Swans ring in centenary with scrappy win

Australian football

ALL TOGETHER: The Swans line up for the mine's silence prior to Friday night's Anzac clash.

ALL TOGETHER: The Swans line up for the mine's silence prior to Friday night's Anzac clash.

IT wasn't pretty but the Griffith Swans notched an important victory on Friday night, overcoming Leeton-Whitton by 23 points to set the tone for the club's centenary celebrations across the weekend.

A third-quarter scoring burst powered the home side to the 9.15 (69) to 6.10 (46) triumph at Exies Oval, their first under coach Brandon Mathews.

Inaccurate kicking again looked set to come back to haunt the Swans after dominating the first quarter for a return of just 2.7, only to be outscored by the Crows in the second term and take just a four-point lead into half-time.

But a positional re-jig from Mathews brought key forward James Toscan into the game, and he slotted all four of his majors in the second half as Griffith kicked away to an insurmountable 27-point advantage at the final change.

Mathews admitted he was having flashbacks to last year's "Fev game", when Griffith had most of the play but failed to convert and paid the ultimate price with Leeton-Whitton claiming a six-point after-the-siren victory.

This time, however, the Swans showed some much-needed fight.

"Early on we were our own worst enemy - missing shots, and we went back to our old ways of playing on and overusing the handball," he said.

"The first quarter was good and we should have opened it up a bit.

"We were doing a lot of things right in getting numbers to the ball and we can take something out of it in that way, but poor kicking is poor footy.

"They took advantage of us being poor more than them being better than us, I reckon.

"We played into their hands and started panicking but when we steadied it down and started being a bit smarter at the centre bounces, we were alright.

"There was more talk and direction in the second half and when we take control of the footy, they've got to play our game."

Griffith's best was backman James Taylor, who was awarded the 'Soldier's Trophy', a bronze statue of the modern Australian soldier donated by Lance Corporal Chris May on behalf of the army.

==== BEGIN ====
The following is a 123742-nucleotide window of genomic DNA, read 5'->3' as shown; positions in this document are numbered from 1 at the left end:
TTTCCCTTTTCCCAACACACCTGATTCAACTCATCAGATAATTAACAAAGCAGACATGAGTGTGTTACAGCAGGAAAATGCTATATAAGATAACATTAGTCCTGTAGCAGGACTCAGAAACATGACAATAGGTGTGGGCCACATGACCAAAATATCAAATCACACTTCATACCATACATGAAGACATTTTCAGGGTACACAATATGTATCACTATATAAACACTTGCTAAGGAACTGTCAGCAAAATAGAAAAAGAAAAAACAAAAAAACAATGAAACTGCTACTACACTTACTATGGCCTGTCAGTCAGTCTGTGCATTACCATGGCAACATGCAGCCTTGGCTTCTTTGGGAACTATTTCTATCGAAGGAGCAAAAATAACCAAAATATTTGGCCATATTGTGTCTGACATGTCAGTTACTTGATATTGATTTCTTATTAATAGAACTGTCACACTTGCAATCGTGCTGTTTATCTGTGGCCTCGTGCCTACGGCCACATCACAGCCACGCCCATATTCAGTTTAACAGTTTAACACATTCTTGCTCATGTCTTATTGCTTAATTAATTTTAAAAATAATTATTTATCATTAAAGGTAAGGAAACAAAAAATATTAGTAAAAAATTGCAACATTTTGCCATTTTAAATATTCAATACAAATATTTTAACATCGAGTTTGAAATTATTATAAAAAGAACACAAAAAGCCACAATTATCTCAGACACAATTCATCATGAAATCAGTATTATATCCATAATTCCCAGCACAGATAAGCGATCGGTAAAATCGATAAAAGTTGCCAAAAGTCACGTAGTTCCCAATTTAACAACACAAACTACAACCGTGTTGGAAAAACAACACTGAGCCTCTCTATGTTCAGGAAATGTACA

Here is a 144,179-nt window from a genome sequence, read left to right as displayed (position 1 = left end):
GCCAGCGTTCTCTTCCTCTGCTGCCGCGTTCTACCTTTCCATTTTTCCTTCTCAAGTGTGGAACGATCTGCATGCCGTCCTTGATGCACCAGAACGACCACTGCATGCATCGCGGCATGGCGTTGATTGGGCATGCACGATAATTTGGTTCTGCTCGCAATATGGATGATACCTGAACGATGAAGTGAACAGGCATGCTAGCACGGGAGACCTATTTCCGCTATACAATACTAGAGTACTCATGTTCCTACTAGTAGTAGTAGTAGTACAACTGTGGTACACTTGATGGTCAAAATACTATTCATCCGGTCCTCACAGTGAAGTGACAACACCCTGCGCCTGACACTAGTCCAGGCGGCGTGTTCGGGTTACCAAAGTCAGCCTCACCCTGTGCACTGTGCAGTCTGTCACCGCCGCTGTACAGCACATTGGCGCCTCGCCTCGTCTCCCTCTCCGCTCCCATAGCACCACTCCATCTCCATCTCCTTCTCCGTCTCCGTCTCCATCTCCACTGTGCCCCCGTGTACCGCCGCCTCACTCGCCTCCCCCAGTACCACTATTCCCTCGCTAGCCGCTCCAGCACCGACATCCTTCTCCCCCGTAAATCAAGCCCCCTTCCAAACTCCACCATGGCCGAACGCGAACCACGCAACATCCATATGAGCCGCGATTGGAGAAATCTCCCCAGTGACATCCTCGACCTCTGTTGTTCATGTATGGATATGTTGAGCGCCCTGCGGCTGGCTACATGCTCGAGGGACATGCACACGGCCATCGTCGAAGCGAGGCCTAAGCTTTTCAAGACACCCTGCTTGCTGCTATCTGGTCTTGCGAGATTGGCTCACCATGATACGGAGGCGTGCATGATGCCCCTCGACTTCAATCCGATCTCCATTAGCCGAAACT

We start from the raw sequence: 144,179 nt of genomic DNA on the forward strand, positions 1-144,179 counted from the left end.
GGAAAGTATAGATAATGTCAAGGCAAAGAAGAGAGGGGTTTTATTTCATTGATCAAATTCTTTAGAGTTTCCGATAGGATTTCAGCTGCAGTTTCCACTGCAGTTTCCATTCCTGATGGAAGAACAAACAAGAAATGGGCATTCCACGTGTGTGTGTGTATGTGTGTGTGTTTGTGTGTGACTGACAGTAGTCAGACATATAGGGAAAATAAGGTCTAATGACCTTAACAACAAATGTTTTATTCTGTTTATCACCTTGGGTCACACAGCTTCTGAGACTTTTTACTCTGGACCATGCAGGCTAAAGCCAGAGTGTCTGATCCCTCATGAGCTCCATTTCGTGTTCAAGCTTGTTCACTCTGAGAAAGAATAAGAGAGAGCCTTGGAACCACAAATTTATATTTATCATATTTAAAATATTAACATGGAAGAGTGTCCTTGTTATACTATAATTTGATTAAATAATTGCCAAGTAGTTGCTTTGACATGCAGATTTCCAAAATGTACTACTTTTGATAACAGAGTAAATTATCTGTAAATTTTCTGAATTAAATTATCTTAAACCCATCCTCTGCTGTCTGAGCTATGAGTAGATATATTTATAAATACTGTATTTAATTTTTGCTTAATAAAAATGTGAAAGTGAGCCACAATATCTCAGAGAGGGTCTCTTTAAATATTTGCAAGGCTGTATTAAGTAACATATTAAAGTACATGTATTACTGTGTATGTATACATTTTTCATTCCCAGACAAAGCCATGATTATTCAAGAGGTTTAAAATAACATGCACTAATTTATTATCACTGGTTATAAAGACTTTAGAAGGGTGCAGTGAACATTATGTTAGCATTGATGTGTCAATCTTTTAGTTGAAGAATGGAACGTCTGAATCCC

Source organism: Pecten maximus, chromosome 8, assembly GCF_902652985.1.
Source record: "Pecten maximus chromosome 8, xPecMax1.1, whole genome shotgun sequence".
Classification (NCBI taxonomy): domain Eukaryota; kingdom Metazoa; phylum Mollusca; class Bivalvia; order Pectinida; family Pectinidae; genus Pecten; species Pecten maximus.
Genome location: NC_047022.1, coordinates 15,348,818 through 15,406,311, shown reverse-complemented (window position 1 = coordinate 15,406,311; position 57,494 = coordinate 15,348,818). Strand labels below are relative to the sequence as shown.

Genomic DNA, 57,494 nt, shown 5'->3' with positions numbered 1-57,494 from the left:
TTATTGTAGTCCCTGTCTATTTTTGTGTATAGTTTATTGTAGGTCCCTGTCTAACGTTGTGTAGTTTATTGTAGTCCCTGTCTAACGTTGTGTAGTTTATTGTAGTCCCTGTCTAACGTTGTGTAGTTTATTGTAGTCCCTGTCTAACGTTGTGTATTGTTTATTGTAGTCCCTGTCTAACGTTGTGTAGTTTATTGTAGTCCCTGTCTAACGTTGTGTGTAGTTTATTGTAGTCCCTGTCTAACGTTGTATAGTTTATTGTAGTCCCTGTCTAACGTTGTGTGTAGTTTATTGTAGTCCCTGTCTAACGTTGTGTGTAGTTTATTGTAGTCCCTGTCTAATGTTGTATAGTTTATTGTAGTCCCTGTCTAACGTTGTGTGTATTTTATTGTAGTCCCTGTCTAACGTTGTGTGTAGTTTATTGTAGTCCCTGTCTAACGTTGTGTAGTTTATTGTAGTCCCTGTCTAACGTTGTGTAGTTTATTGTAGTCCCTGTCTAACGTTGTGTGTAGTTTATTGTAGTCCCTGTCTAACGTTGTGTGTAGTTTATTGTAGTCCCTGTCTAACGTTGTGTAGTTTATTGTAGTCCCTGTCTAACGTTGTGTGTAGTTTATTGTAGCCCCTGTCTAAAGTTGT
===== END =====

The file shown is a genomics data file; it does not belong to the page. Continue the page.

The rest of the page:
May addressed the Swans before the match to extol the virtues of the Anzacs, and Taylor displayed those characteristics better than anyone else on the day.

The 'Soldier's Trophy' will remain with the club as a perpetual award for the best Swans player in each Anzac round.

Taylor's fellow defenders Tim Mathieson and Richard Malone were influentual while Toscan and Glen Snaidero, who kicked three goals, also served well.

"When Tosco went deep he was fantastic and probably won us the game," Mathews said.

Midfield gun Michael Duncan played to his usually high standard but sat out most of the second half with a torn quadricep, which looks set to keep him out for the next few weeks.

The Crows mounted an unlikely comeback in the final term, kicking three of the first four goals to move to within striking distance before Snaidero iced the win from a set shot.

The Swans head across to take on the Wagga Tigers this Saturday with Mathews confident his side can compete with the top teams in the RFL - providing they weed out the scrappy parts of their game.

"It's hard to say until we've played them all but that style of footy, when we're at our best, we can match it with anyone," he said.


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